Glaciers are alive. They move under their own weight. They glare back at you. They remember. They act on the environment in ways that people talk about for generations. They carry biomes, bacterias, fossils, rocks, and sediments. They are sculptors of the landscape—you can see their deep imprints in valleys, mountains, and fields.
What makes a glacier “dead?” Anders Carlson, the president of the OGI, explains that the science behind it is straightforward: a glacier dies when the ice thins and ceases to move under its own weight. The scientific concept of a glacier divides it into two zones—the ablation zone and the accumulation zone. Snow falls and covers the glacier like a thin blanket, known as firn. Successive layers of firn accumulate until the weight of the snow compresses and the biological structure of the snow collapses and sinters into ice. Over time, the ice at the bottom deforms and the glacier pushes forward. This is the accumulation zone. In the ablation zone, the snow from the previous winter melts and exposes bare ice to sunlight and other factors that furthers the melting process. If the ice melts too fast for the glacier to collect new layers of snow that would later turn to ice mass, it will begin to recede. Over time as it recedes, it stops moving.
Life always seems to be inextricable from movement.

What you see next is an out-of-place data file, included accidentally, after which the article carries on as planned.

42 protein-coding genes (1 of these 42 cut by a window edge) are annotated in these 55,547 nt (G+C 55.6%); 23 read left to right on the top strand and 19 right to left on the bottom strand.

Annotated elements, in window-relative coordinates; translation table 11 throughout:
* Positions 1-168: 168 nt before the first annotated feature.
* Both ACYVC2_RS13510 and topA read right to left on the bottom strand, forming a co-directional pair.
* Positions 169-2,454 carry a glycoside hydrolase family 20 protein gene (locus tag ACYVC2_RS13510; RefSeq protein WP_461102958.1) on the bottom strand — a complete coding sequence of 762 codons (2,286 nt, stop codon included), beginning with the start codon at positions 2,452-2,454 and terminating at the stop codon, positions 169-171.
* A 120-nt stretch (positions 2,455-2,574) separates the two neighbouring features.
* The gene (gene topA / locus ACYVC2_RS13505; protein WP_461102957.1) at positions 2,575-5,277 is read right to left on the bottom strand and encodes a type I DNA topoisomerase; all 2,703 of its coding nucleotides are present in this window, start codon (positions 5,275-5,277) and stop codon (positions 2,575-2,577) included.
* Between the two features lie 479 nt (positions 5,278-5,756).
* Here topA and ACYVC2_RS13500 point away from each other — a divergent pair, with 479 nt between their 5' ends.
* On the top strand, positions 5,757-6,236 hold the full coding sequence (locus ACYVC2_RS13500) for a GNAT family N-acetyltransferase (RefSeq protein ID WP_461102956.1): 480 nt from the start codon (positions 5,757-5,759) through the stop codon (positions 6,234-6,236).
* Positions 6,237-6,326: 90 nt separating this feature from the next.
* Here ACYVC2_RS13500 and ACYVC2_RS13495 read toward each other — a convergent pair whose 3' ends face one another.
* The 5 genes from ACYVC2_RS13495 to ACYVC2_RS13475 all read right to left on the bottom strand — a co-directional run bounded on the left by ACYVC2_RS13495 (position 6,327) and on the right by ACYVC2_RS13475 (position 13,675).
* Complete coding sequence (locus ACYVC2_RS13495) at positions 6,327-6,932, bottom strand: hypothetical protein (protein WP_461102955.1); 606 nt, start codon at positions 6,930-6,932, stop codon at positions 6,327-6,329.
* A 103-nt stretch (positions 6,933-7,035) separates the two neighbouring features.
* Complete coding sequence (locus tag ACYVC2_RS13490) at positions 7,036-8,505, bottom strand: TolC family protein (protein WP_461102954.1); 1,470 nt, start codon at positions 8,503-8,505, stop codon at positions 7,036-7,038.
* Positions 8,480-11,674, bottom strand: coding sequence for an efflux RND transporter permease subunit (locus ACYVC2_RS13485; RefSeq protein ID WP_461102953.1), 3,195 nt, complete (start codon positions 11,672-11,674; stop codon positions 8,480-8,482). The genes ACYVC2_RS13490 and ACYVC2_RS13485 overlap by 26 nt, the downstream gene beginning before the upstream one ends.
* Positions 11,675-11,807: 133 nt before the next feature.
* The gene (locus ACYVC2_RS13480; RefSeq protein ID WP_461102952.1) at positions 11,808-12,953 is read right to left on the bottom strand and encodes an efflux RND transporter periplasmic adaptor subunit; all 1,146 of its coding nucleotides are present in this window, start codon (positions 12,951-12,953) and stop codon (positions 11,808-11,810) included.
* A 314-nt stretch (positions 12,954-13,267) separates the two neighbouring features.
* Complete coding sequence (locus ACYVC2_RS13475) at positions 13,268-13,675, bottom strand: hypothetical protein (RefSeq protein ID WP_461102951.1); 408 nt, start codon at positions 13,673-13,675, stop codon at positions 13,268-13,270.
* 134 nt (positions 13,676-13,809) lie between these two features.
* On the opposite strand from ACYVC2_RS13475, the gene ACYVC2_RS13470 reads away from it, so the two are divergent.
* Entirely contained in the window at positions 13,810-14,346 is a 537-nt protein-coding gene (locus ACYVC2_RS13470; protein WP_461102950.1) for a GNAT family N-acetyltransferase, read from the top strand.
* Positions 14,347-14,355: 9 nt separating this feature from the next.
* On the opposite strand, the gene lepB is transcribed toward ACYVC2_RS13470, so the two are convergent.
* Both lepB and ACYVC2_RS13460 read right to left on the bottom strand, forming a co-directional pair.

At dusk we make our way higher up the summit to set up the research equipment on the ice. The sunset on a mountain glacier is a sight that has inspired mountaineers for thousands of years.
Glaciers are alive. They move under their own weight. They glare back at you. They remember.
We’re here to test out a new way to measure ice thickness that Markus Allgaier, an optics physicist at the University of Oregon, has developed. The process works by shooting a laser beam into the ice and then counting the photons that the ice scatters back to the surface. It’s a scientific method of data accumulation, a point-counting process that helps us understand how much frozen water has been lost. While we walk on the surface of the glacier, most of its activity occurs below. Glaciers are shapeshifters, they move and deform as they interact with geology. Fissures, crevasses, and cracks form; large moulins open up in the surface that channel the melting surface to the bottom of the glacier. It’s not just the receding boundary of the terminus that marks the melt, but a thinning and deflating depth of ice.
As we sit under the clear night sky in the zone of coldness that indicates we are in the glacier’s territory, I’m watching Markus work in the dark. A single beam shines from his head lamp, all around us are mountains—and I keep thinking that the scientist has become a coroner, someone who proclaims a once-living, vital thing as dead.
The Depths of Loss
When you look at a glacier for long enough, it starts to look back at you.
To plunge your head into its meltwater and to drink from it; to hear its many voices of hissing gas, and the crash of icefalls; to see its blueness up close is an intimate thing, the way it gathers and reflects light. Listening to the ice connects me to the cryosphere, that frozen tapestry of ice that has co-written the history of this earth with soil, rock, bacteria, land, liquid, water and air. They are global repositories and regulators for our planet’s water. We often associate melting glaciers with rising sea levels, but they also release more water and moisture into the atmosphere, causing harder winds, rains and hurricanes.